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Listverse is all about feeding the explorer’s mind with what they term “ the most fascinating and rare gems of human knowledge.”

Or…

Helping you as a writer (regardless of your experience) earn $100 per list article you submit, as long as it gets accepted.

Whatever reason takes you there, Listverse guarantees you’ll leave their website smarter, having read, learned, and had fun in the process.

listverse
Screenshot from Listverse

Let’s take a closer look at Listverse, check out what they expect from you as a writer, and if it is worth you writing for them.

Ready? Let’s jump right in!

Listverse Reach

Screenshot from Listverse

It is best that we first understand Listverse’s reach.

But before that, we must mention that their website contains numerous articles with catchy headlines and captivating content. You could easily end up spending 30 minutes or more on Listverse, just consuming their content.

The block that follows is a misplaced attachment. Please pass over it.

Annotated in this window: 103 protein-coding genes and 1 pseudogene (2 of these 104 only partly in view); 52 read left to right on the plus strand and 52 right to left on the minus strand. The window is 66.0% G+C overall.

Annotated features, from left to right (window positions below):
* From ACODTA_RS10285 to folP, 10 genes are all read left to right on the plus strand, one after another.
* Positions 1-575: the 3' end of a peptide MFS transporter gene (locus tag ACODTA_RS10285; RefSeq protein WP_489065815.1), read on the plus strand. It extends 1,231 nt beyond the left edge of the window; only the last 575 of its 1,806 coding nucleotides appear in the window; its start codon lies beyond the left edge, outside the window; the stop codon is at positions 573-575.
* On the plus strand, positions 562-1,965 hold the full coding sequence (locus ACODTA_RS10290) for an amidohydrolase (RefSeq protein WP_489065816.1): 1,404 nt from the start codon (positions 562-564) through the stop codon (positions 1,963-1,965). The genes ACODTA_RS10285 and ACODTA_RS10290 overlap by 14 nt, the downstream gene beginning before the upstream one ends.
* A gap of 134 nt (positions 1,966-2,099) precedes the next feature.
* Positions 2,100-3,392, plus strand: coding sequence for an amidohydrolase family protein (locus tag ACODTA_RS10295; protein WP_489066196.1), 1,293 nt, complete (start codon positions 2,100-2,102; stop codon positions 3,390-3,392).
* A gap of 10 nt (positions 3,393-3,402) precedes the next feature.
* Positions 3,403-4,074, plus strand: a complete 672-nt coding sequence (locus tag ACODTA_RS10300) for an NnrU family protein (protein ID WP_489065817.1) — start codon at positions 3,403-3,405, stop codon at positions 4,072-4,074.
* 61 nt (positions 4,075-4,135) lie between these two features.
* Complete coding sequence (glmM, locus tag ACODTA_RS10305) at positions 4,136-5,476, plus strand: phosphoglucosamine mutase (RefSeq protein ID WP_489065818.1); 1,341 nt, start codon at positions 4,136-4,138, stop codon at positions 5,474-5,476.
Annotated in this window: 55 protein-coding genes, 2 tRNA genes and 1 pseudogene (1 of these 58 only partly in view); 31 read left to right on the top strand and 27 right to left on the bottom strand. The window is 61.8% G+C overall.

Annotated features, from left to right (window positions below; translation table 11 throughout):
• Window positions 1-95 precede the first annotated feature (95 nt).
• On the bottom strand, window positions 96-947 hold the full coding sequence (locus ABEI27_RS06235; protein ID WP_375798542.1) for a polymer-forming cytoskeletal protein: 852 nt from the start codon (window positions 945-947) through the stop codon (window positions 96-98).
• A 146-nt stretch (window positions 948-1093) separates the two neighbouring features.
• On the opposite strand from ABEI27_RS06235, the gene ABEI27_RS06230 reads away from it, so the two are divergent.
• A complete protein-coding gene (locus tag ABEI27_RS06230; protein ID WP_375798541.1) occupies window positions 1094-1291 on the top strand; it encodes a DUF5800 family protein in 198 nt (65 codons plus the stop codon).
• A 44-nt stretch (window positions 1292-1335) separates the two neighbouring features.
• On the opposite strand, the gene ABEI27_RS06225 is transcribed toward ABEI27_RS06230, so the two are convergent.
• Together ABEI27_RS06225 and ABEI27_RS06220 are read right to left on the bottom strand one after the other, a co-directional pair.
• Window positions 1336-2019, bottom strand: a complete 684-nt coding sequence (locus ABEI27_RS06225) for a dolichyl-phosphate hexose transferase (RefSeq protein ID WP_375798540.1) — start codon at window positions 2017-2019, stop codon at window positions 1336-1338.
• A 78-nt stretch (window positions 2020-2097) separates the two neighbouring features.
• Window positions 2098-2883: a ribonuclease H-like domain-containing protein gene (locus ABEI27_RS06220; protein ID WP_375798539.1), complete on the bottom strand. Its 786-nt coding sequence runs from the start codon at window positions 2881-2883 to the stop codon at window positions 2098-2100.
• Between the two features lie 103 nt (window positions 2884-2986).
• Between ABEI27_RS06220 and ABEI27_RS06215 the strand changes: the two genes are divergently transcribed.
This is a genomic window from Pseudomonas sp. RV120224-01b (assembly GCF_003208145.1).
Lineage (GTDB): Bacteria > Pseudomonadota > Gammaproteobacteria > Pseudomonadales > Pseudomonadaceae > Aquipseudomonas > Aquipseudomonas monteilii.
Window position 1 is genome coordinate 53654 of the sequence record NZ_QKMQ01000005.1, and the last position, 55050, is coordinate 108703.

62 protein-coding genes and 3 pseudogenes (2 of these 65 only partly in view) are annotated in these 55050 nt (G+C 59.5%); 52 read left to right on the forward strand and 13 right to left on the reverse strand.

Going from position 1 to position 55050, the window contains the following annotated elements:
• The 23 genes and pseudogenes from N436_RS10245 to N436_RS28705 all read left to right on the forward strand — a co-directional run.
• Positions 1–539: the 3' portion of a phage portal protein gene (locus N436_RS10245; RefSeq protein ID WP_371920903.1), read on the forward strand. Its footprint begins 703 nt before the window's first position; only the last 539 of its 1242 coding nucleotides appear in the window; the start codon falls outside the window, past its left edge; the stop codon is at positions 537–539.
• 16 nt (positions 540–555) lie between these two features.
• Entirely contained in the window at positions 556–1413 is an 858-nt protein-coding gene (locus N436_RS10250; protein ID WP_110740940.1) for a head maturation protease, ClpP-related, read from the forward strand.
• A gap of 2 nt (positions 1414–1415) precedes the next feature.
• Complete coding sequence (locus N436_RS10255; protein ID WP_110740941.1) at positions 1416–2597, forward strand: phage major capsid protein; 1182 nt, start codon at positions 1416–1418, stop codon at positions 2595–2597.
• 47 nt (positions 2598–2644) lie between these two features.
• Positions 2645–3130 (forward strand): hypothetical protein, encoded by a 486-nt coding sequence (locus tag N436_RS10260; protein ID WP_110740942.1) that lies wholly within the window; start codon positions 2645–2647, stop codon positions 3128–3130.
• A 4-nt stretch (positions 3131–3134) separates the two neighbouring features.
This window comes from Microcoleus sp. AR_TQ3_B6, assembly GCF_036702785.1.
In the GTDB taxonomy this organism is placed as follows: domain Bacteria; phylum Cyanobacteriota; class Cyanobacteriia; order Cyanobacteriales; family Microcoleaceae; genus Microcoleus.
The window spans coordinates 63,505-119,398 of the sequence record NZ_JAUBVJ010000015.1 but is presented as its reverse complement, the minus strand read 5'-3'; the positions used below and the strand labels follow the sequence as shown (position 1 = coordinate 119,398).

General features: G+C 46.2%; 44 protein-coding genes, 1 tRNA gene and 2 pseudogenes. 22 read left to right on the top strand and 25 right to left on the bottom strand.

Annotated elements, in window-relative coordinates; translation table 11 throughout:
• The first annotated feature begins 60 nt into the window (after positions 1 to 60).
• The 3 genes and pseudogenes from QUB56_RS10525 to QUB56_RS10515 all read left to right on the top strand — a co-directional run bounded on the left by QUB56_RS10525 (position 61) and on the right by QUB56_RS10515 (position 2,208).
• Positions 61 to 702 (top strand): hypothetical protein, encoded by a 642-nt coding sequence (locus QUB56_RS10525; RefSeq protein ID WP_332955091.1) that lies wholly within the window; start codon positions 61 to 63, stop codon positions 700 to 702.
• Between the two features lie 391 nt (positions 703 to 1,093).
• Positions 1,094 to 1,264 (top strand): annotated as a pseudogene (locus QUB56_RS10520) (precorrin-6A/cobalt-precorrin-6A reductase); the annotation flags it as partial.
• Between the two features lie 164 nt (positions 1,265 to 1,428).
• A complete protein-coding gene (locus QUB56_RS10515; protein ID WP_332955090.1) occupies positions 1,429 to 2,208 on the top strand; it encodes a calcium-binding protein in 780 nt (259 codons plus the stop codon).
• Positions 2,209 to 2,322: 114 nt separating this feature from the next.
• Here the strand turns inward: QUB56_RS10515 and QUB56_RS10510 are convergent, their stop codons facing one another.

Going by their statistics above, they seem to be doing well: Listverse boasts over 8 million readers whom they claim to serve with over 30 million pages of content per month. (They publish at least three articles per day.)

Talking of 30 million content pages a month…that definitely involves a lot of writing.

And that’s where you come in and save the day.

How? By writing for them! In return, they will pay you $100 per listicle.

But how do you go about writing and submitting a list article that gets accepted by the Listverse editors? Keep reading to find out.

Quick Overview of Listverse

In order for you to be able to work from home for Listverse and earn $100, you have to take a closer look at their website.

But before we go into the details, here’s why you need to pay closer attention to their website:

  • To be conversant with the type of content they typically publish
  • To learn their writing tone
  • To know the trending topics
  • To learn what they seem to avoid

Luckily, we went ahead and did a quick scan on the Listverse website and noticed a few interesting things we’ll gladly share with you.